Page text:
Tuesday, March 01, 2005

Got another letter

There are few editorial events more satisfying to me than to have something I write prompt someone to write a letter to the editor. The actual content - pro or con, positive or negative - is of little consequence. Reaching someone to the degree that he/she writes something and sends it in is everything a writer could ever want. It validates the editorial process and proves that a free press is the every foundation of a pluralistic society.

Yup, I'm on a soapbox again. Sorry about that.

So it was with glee that I opened up my inbox to a message from my friend and tireless supporter of my wordy crusades, Nat. She said today's paper might be of interest to me. I opened up the letters page to this missive from one Tom Chapman. As you'll see, he didn't much agree with my perspective on this issue (original column / blog post.) But I didn't care. He read. He wrote. The dialog continues. The fact that I get to cross words with readers in this way is very, very cool. Here's his letter:
Insurance 'gouging' a misconception

In his column, Public sours on insurance firms' sweet deal (Feb. 23), Carmi Levy adds his voice to the predictable bandwagon of outrage that followed the insurance industry's profit results for last year. Perhaps the oil industry is the only other business in which a large profit increase is proof positive of gouging. No other explanation is acceptable.

In recent years, insurance saw the worst combination of claims experience and poor investment returns. Profits plummeted to a level representing 1.7 per cent on equity two years ago. Last year, conditions were almost entirely reversed and returns on shareholders' equity rose to 20.6 percent. Is that too high? Is a total of $4.2 billion too high when it's spread among 206 companies? It only takes two of your big five chartered banks to reach that total. They all have returns on equity in that 20-per-cent vicinity. But they do it year after year!

Levy says we'll wait "ages" for rate reductions. I guess he missed it but, in response to widespread complaints and pressure from governments, some reductions actually occurred in 2004. If you didn't see any, try some real shopping around.

"Auto insurance," an agent once told me, "is a unique product. You're required by law to have it. But you're penalized if you use it."

Like the oil companies, insurance is an easy industry to hate. But gouging? No, not really.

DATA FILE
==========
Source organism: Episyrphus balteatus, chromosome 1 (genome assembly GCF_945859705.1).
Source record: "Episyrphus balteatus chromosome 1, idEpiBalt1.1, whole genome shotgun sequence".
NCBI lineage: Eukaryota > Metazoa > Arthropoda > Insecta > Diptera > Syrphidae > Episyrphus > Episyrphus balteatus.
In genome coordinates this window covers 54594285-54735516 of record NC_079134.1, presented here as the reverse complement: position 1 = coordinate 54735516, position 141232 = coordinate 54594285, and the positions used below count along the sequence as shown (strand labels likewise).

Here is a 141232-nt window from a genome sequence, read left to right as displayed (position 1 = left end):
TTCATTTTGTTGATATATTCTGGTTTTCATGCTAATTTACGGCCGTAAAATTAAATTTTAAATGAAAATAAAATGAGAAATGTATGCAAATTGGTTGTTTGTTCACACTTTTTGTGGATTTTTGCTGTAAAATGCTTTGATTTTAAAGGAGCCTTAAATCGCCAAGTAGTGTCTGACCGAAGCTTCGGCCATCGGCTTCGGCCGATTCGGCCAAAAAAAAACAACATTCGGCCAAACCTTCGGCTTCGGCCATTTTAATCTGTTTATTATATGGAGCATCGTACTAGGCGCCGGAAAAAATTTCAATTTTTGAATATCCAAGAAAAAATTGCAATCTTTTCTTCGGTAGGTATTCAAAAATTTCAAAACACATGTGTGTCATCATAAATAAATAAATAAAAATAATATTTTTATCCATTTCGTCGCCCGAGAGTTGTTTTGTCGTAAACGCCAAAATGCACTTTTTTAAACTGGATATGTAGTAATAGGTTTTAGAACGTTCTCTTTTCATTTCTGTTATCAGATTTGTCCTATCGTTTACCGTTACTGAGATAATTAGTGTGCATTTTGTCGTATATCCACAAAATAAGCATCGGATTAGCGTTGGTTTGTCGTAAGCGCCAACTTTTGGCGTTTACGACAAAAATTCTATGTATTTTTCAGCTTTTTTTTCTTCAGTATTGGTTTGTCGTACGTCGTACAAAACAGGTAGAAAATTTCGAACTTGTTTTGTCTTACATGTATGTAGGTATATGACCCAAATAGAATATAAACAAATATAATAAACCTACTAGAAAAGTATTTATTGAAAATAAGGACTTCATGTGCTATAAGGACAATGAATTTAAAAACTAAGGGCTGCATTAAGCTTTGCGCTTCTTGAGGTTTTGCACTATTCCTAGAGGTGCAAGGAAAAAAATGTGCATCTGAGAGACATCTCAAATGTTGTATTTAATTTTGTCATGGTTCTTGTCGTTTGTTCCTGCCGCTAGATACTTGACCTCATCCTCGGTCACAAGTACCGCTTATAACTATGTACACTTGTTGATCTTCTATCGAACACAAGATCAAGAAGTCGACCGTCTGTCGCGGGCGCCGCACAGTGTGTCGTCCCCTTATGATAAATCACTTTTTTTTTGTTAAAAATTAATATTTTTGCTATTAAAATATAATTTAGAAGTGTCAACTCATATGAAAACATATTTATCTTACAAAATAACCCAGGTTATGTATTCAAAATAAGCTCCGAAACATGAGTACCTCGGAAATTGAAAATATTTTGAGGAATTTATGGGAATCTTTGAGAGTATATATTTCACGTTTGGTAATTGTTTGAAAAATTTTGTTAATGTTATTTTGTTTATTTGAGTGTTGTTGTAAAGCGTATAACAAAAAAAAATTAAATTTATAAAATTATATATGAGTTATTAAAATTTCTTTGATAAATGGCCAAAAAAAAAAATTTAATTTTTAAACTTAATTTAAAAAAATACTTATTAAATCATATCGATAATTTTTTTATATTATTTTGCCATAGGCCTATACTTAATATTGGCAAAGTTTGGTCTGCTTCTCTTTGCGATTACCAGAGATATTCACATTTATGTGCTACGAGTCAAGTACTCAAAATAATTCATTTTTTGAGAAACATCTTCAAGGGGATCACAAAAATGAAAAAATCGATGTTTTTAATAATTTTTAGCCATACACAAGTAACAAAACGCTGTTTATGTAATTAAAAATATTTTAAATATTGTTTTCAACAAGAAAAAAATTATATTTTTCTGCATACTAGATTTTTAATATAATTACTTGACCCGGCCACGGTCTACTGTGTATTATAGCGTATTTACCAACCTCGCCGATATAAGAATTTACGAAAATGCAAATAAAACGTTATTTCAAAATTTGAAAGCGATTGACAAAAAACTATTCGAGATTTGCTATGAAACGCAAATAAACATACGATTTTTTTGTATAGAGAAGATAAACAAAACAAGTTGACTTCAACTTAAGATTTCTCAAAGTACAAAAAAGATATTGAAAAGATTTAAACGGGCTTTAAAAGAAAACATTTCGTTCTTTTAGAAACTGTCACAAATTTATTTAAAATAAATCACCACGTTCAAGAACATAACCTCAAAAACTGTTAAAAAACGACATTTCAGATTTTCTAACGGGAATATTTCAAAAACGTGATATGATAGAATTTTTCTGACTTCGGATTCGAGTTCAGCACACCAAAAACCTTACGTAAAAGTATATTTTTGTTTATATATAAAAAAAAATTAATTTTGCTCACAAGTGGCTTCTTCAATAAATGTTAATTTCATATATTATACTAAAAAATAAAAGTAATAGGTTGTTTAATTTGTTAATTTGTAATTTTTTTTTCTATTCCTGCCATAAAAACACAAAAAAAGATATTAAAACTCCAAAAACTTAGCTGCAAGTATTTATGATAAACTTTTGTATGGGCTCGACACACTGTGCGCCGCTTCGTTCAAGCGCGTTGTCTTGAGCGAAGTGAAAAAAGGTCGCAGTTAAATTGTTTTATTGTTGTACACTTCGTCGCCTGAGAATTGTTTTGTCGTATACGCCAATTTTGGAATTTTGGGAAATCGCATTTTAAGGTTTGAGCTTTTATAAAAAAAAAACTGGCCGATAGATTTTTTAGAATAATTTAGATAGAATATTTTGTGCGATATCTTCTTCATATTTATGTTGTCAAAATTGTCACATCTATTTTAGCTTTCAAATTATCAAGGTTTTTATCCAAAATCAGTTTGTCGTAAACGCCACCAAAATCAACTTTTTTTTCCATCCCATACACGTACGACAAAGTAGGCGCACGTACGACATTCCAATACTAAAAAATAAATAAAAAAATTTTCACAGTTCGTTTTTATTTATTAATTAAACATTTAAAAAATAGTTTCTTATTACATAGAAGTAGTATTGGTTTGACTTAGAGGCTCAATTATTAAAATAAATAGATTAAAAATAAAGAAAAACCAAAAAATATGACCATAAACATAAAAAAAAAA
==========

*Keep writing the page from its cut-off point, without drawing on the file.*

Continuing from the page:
Levy's diatribe follows the usual pattern, but it is unjustified and incorrect.

Tom Chapman


Jamie said...

I think it's great, too. And while I NEVER pity anyone making a profit off the sick, I have seen many in my own small town ER take those companies for a long one way ride. And then I have seen them deny claims to parents who brought their kids in after a car accident! We do what we can to help them get their claims paid, but I can't figure out why they continue to pay for nearly daily pain shots in the ER for nonexistent, undiagnosed migraines for drug seekers! That's a good 500$ a pop.

I have also seen the way medical malpractice is handled. Lawsuits settle out of court CONSTANTLY as it's easier to settle than to defend poor documentation. Which is a near constant, due to understaffing, and over worked workers. The companies are stuck in a rut that isn't changing soon, and it sours me to all corporations involved.

Insurance, Healthcare, Lawyers... Sheesh, too much for your comment box! Ack! Have fun with your rebuttal to that guy!

Dean said...

Chapman makes some good points, Carmi.

I haven't looked at the insurance industry, but every year there are the predictable stories about record bank profits, and that is evidence that they're ripping everybody off.

The problem, I think, is that most people don't take the time to think the thing through. The phrase 'record bank profits' rolls off the tongue so nicely, so quickly and easily, that it (like all catchphrases) obviates the need for the listener to think.

If banks make such unholy profits, why don't we all buy shares? If they're gouging and making obscene amounts, they will have to be paying out enormous returns to their shareholders.

They're not. Canadian bank shares are seen as a safe, relatively low return investment.

'Record bank profits' disguises an important fact: banks are really nothing more than brokers for enormous pools of capital, capital which is held in a thousand different ways. It is held in home mortgages, in business loans, in personal loans for schooling and cars and debt consolidation and a million other things. The bank makes a pretty modest return on that huge pool, and pays it out to its investors. If you want a share of the profits, buy bank stock.

The truth is that a healthy number of ordinary people already own bank stock. Pretty much anybody with any kind of pension does: pension funds love Canadian bank stocks, because they're secure. Anybody buying a mutual fund targetted at the low-risk crowd probably gets Canadian bank stock.

Insurance companies, like banks and oil companies, are easy targets. It's just so easy to look at the big number at the end of the year, and say 'record profits'. You have to look deeper.